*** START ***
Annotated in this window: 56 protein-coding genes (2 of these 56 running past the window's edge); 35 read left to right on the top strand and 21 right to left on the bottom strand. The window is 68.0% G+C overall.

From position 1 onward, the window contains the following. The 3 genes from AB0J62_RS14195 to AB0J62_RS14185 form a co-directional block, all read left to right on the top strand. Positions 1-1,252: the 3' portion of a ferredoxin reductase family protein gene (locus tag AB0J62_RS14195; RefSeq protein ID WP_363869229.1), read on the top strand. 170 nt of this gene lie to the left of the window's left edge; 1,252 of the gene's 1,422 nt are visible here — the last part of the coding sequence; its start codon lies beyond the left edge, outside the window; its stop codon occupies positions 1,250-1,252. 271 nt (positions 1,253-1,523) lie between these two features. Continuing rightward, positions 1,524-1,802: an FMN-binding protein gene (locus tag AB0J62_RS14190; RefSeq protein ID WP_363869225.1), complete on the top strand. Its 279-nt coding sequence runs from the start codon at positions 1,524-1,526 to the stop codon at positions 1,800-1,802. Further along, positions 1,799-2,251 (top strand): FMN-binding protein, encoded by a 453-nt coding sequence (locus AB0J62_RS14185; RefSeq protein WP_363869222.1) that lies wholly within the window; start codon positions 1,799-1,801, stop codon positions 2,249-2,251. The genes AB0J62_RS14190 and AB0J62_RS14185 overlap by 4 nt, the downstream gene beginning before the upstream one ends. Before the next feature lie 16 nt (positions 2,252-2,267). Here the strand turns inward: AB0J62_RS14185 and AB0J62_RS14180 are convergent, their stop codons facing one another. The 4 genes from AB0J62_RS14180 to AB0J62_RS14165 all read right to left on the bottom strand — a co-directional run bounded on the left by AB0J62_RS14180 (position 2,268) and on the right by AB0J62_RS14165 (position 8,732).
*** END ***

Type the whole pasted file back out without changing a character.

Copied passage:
Annotated in this window: 56 protein-coding genes (2 of these 56 running past the window's edge); 35 read left to right on the top strand and 21 right to left on the bottom strand. The window is 68.0% G+C overall.

From position 1 onward, the window contains the following. The 3 genes from AB0J62_RS14195 to AB0J62_RS14185 form a co-directional block, all read left to right on the top strand. Positions 1-1,252: the 3' portion of a ferredoxin reductase family protein gene (locus tag AB0J62_RS14195; RefSeq protein ID WP_363869229.1), read on the top strand. 170 nt of this gene lie to the left of the window's left edge; 1,252 of the gene's 1,422 nt are visible here — the last part of the coding sequence; its start codon lies beyond the left edge, outside the window; its stop codon occupies positions 1,250-1,252. 271 nt (positions 1,253-1,523) lie between these two features. Continuing rightward, positions 1,524-1,802: an FMN-binding protein gene (locus tag AB0J62_RS14190; RefSeq protein ID WP_363869225.1), complete on the top strand. Its 279-nt coding sequence runs from the start codon at positions 1,524-1,526 to the stop codon at positions 1,800-1,802. Further along, positions 1,799-2,251 (top strand): FMN-binding protein, encoded by a 453-nt coding sequence (locus AB0J62_RS14185; RefSeq protein WP_363869222.1) that lies wholly within the window; start codon positions 1,799-1,801, stop codon positions 2,249-2,251. The genes AB0J62_RS14190 and AB0J62_RS14185 overlap by 4 nt, the downstream gene beginning before the upstream one ends. Before the next feature lie 16 nt (positions 2,252-2,267). Here the strand turns inward: AB0J62_RS14185 and AB0J62_RS14180 are convergent, their stop codons facing one another. The 4 genes from AB0J62_RS14180 to AB0J62_RS14165 all read right to left on the bottom strand — a co-directional run bounded on the left by AB0J62_RS14180 (position 2,268) and on the right by AB0J62_RS14165 (position 8,732).